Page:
Marla Aaron sells luxury jewelry out of a vending machine

Marla Aaron is selling jewelry out of a vending machine for the holiday season.

New York-based designer Marla Aaron is installing a vending machine to sell her goods in the Brooklyn Museum. Installed this past weekend, the machine will stand as a pop-up until the end of the year. 

The technology booth has touch screens and video capabilities so that users can learn more about the designer's story. Seven items are available for purchase and they range in price from $100 to $1,500. 

Aaron is hoping to showcase her brand in a way that creates a unique event and experience for her customers.

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“We created this vending machine as a new way to deliver an unlikely experience for our customers—to find our jewelry in a place where they would not normally find it,” said Aaron. “Whether that encounter is in exceptional stores (like the ones we are sold in currently), via our e-commerce channels or something unexpected in an unexpected place, like the Brooklyn Museum. This is an experiment on many levels—creatively most especially so it made perfect sense to choose a cultural institution as our partner for this project."

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Aaron's designs are available through several e-commerce sites, many boutiques around the U.S., and five international stores. So why a vending machine in New York?

"While the retail landscape has changed dramatically, the importance of individualized special experiences especially with something like jewelry is as important as ever," Aaron told FierceRetail. "I am very interested in showcasing our jewelry in interesting places and for me putting the jewelry in a vending machine at the Brooklyn Museum is the highest expression of this."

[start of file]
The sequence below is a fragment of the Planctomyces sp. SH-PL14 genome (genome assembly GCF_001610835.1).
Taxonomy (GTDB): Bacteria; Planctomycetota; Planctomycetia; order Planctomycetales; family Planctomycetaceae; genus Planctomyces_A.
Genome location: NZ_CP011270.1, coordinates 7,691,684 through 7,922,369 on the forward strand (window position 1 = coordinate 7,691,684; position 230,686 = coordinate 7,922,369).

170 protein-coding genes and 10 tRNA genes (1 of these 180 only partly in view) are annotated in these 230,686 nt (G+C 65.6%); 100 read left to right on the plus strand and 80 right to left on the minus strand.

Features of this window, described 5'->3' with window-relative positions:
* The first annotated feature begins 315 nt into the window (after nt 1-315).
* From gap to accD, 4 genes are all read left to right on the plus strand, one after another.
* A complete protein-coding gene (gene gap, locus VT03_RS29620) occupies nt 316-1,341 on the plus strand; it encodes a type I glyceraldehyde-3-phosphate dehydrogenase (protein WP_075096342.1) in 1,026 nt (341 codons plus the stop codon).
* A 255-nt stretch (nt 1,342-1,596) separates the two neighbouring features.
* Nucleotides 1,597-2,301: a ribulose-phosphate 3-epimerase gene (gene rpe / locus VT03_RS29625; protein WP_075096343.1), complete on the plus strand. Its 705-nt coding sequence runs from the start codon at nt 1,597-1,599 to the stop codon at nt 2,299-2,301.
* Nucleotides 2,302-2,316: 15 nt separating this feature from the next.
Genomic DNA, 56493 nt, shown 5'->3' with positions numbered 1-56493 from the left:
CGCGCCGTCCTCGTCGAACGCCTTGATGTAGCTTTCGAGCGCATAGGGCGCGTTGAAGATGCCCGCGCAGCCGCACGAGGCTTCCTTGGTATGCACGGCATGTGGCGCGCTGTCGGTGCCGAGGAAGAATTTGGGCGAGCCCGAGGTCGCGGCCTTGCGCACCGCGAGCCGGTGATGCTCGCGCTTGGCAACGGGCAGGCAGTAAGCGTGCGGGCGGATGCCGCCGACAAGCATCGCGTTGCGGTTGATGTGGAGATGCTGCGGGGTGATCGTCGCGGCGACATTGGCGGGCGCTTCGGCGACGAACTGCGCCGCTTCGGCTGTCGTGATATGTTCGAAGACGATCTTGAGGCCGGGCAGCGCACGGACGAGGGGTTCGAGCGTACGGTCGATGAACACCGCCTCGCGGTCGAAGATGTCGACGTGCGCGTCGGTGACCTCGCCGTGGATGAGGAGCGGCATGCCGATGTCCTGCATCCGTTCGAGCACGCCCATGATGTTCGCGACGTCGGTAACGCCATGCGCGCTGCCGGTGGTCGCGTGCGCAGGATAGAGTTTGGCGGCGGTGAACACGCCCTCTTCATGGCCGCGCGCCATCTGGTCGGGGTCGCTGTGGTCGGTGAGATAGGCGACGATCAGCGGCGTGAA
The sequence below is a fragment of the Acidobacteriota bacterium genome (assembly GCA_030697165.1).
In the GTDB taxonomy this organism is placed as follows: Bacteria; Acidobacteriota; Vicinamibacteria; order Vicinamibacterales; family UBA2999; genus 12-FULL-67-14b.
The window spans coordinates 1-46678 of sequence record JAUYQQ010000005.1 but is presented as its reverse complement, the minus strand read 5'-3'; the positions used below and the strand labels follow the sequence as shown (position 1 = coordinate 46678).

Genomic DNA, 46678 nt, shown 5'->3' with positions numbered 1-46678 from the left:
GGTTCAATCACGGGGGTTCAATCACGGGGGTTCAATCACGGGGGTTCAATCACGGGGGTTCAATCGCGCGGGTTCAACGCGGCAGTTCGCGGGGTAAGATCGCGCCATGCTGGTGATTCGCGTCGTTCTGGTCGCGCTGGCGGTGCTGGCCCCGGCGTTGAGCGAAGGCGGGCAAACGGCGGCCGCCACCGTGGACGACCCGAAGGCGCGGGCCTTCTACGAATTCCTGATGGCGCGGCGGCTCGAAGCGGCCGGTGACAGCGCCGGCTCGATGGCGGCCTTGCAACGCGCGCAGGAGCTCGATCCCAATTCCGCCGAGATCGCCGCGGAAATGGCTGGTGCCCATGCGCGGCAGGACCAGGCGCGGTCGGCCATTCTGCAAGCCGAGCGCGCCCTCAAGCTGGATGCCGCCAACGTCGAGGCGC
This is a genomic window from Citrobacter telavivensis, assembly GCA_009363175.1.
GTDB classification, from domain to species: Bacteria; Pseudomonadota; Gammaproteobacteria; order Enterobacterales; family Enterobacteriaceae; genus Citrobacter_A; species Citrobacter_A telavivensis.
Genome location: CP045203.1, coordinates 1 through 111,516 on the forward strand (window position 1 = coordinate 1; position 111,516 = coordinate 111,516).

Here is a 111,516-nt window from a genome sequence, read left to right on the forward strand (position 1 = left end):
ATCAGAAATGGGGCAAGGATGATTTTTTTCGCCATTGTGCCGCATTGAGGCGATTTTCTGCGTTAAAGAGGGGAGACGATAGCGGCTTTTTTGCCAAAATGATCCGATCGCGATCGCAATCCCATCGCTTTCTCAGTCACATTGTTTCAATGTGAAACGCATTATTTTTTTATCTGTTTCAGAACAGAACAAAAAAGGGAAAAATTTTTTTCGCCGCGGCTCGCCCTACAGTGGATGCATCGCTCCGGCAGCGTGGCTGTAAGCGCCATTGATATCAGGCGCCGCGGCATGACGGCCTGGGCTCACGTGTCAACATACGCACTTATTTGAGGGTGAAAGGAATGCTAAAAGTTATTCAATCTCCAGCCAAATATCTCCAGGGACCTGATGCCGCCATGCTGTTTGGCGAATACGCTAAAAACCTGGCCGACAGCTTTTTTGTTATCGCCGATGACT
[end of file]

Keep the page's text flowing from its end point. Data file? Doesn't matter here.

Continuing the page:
Over the last few years, Aaron has noticed a rise in the average online sale. She believes this is a combination of brand recognition and the ability of consumers to feel confident buying fine jewelry without needing to touch it. 

Looking to the future, Aaron hopes that other brands will consider vending machines as a retail outlet. 

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"I think people would enjoy it and it sets the stage for thinking about markets and craft fairs and perhaps even rethinking parts of malls that have become a bit old fashioned and even the vast tracts of empty retail space that you see for instance in New York City," Aaron said.

"Our business growth has been nothing short of extraordinary. We are in a very significant growth spurt with no signs of slowing. We are excited," she said.